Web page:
In lieu of an abstract, here is a brief excerpt of the content:

64BOOK REVIEWS can mean for the modern Church is needed. Perhaps this volume will convince a contemporary scholar to assume this task. Donald J. Dietrich Boston College Biographical Dictionary ofChristian Missions. Edited by Gerald H. Anderson. (NewYork: Macmillan Reference USA, Simon & Schuster Macmillan. 1998. Pp. xxvU, 845. $100.00.) This massive tome fills a gap in reference works; it is needed and will be used by all missiologists and mission agencies, but especially by mission historians. It should be present in the library of every theological school and mission agency around the world because it is in the fullest meaning of the words: ecumenical, global, and scholarly. Gerald Anderson was assisted by an Editorial Advisory Board composed of excellent scholars from Europe, North America, and SouthAmerica; this assured a representative choice of topics and a high quality of research. The work includes articles on 2,400 people who were missionaries or who had a significant connection with mission work. It covers the period from post-New Testament times down to our own days. They were chosen from the Roman Catholic, Orthodox, Anglican, Protestant, Pentecostal, independent, and indigenous churches. The articles were written by 349 authors from forty-five different countries. In many cases the writers are the undoubted authorities on the persons being described. All the articles are signed. At the end of each article is a short but significant bibliography, which is not limited to English titles. While the style ofwriting is diverse,the quality is uniformly good. In each article an asterisk appears before the name of a person mentioned for whom there is a special entry. This cross-referencing is most useful to the reader. The dictionary is made even more useful by its extended appendix and index. In the appendix are found the list of entries: by time period (e.g., born before 800, born from 801 to 1500, etc.); of women; of martyrs (not just those canonized by the Catholic Church but generally recognized as such, e.g.,Archbishop Romero); by region of service (e.g., different sections of Africa, Asia, etc.); by selected major agencies, Orders (limited here to the Dominicans, Franciscans, and Jesuits), and religious traditions; of Non-Western Persons (according to regions); and by type of work (excluding evangelism, church planting, and education). This will prove a great help to people doing research on a more general topic. The index is another important aid. It does not include the biographical entries—and justifiably so—but it does list geographical names and local institutions that are significant in the articles plus the names of all the contributors with their entries. While there are biographies of people born before 1800 (four pages of names), the overwhelming majority of them are of people born after that (al- BOOK REVIEWS65 most nine full pages of names). The lack of names of women before 1800 and the proportionately fewer names after that is not the fault of the editor. He and his colleagues have done their best to include as many significant women as possible, but the sources are lacking. This is often evident in the bibliographies attached to the biographies of women. But from these listings it is obvious that the work will be more useful to historians of the modern mission period than those of the ancient, medieval, or Reformation periods. It has been estimated that there have been over ten million persons who have served as foreign missionaries or cross-cultural home missionaries down through the ages, and therefore a choice had to be made. The editor consulted with fifty scholars from around the world before settling on the 4,500 included in the volume. The criterion used for choosing these was that they made a significant contribution—often in a pioneering role—to the advancement of Christian missions. Some readers may find some of their "favorite" names missing , especially in the earlier periods, but in reading the articles they will see that each entry deserves to be there. It is often said that the era of missions is over. However, the editor points out that there are far more missionaries working today than ever before in history (403,000 in 1997), many of...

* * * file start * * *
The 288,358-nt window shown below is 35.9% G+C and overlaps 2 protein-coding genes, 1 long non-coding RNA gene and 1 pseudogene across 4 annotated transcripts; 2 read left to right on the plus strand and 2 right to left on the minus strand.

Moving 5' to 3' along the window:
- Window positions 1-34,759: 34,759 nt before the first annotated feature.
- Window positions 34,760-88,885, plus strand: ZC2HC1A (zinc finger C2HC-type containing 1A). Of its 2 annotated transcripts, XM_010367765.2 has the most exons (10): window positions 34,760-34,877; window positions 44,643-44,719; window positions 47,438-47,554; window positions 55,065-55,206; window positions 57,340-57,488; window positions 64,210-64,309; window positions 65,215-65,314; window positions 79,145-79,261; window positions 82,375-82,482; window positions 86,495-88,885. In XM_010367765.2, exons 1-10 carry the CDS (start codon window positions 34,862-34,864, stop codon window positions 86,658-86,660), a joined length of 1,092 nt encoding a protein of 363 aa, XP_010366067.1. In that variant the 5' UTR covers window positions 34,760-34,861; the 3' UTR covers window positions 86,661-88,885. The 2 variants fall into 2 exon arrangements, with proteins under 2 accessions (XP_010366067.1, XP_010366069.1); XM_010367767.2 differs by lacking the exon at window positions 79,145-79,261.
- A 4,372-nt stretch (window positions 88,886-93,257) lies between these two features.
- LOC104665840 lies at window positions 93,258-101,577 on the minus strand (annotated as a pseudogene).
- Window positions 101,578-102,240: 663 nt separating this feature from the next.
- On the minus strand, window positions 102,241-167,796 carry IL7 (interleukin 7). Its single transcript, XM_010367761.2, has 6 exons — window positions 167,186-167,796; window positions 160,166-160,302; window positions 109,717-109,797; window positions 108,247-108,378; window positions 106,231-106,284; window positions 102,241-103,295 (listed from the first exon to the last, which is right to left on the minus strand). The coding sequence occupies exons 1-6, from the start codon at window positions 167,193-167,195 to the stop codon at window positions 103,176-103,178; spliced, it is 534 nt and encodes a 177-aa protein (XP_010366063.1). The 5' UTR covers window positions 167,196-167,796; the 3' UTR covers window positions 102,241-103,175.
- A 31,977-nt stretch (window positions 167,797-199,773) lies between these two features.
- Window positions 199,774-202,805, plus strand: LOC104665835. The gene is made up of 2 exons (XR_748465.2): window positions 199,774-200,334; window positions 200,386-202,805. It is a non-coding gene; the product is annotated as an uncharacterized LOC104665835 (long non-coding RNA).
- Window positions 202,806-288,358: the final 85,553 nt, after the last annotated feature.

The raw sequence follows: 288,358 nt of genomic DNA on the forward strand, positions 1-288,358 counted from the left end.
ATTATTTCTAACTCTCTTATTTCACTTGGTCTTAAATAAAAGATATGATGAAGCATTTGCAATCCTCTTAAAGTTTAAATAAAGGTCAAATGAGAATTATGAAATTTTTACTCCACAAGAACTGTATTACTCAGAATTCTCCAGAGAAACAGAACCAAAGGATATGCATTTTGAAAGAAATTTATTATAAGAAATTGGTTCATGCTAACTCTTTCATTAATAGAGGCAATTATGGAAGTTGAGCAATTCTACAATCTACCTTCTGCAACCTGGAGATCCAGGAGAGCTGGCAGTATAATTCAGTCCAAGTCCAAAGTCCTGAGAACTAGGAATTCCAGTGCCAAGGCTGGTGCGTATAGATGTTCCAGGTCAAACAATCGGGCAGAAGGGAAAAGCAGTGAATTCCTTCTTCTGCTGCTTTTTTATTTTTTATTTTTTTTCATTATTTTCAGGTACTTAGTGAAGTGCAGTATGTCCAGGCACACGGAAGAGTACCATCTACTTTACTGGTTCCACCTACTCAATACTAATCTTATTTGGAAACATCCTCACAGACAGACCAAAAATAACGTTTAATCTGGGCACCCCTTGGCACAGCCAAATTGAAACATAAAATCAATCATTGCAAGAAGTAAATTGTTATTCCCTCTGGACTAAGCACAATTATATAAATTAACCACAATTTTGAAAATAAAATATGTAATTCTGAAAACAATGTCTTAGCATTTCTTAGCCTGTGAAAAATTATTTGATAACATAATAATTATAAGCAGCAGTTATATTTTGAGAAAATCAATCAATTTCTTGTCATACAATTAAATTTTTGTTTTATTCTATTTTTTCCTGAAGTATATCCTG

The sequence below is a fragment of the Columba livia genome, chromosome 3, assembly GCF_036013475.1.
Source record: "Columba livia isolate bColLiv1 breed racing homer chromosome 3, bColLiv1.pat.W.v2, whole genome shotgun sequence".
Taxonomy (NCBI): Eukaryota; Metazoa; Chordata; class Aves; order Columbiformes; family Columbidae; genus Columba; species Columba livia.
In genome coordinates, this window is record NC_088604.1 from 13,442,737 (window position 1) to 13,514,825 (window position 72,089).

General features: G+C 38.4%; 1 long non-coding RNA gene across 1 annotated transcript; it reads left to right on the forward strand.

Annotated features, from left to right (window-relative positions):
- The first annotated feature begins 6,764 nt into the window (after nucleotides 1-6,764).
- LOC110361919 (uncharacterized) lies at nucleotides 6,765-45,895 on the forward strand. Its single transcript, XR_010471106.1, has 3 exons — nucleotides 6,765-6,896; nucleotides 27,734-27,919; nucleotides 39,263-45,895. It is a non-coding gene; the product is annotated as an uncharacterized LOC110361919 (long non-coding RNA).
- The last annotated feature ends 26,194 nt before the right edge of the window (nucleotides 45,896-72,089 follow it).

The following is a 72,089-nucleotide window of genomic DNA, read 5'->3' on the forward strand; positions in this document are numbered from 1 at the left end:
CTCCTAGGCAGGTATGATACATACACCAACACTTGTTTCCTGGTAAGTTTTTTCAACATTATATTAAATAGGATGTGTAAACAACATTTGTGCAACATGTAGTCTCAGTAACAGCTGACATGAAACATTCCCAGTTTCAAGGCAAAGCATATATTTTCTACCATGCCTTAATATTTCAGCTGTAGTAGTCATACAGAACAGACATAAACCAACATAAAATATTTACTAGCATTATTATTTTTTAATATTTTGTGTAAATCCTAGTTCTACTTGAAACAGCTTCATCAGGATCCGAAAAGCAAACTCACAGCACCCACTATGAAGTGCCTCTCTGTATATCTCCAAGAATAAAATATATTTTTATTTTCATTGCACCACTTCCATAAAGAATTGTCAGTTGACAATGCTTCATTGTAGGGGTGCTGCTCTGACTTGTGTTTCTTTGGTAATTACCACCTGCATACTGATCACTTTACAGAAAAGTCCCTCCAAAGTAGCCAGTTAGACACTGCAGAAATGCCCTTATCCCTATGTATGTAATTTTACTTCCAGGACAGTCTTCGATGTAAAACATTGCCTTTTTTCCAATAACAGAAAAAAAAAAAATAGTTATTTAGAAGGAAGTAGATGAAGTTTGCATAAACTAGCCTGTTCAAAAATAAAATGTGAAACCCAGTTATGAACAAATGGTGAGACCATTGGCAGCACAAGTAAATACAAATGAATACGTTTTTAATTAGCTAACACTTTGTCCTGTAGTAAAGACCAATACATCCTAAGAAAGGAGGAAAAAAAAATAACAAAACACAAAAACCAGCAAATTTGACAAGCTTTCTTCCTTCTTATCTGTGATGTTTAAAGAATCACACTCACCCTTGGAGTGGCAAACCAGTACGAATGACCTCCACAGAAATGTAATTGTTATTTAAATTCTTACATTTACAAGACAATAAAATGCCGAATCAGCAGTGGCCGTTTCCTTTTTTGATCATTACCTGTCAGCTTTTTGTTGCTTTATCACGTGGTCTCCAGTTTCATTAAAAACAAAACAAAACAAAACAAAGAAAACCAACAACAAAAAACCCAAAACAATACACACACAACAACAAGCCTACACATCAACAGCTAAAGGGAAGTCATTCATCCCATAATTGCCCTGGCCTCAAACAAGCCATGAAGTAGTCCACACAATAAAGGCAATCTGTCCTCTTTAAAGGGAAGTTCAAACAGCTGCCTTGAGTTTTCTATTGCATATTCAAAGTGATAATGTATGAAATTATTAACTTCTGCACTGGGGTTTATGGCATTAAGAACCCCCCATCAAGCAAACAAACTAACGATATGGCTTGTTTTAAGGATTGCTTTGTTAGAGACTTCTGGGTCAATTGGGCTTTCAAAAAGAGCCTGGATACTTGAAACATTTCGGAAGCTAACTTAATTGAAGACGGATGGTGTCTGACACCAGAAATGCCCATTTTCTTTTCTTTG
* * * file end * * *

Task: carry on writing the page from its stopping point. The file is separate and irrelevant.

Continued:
Additional Information

Print ISSN
pp. 64-65
Launched on MUSE
Open Access
Back To Top

This website uses cookies to ensure you get the best experience on our website. Without cookies your experience may not be seamless.